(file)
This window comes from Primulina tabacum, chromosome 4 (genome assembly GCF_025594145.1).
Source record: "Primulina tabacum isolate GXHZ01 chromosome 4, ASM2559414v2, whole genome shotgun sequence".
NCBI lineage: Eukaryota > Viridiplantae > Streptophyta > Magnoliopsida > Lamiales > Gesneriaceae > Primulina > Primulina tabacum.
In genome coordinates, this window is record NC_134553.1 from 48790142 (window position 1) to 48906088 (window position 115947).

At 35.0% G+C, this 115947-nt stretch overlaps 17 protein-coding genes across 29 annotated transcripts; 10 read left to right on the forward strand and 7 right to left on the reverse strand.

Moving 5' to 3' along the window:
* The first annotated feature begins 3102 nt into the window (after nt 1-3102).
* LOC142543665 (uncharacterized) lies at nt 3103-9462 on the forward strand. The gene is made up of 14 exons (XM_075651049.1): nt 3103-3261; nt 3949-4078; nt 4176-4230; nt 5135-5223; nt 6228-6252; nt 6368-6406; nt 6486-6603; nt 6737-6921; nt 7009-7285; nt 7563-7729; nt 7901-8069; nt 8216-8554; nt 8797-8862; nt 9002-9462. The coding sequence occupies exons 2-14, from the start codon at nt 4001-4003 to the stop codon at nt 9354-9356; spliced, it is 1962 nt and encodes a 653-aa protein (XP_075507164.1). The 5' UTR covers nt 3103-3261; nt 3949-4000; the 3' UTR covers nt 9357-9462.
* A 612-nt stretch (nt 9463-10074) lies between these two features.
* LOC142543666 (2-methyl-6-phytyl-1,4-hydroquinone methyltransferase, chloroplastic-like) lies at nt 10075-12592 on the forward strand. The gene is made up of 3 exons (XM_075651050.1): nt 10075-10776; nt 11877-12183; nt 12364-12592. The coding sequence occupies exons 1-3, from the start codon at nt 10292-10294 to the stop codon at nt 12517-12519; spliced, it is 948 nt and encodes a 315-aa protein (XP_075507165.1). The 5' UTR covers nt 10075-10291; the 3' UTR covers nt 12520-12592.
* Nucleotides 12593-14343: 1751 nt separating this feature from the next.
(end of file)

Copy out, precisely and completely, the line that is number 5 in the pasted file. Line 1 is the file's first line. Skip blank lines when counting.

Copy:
At 35.0% G+C, this 115947-nt stretch overlaps 17 protein-coding genes across 29 annotated transcripts; 10 read left to right on the forward strand and 7 right to left on the reverse strand.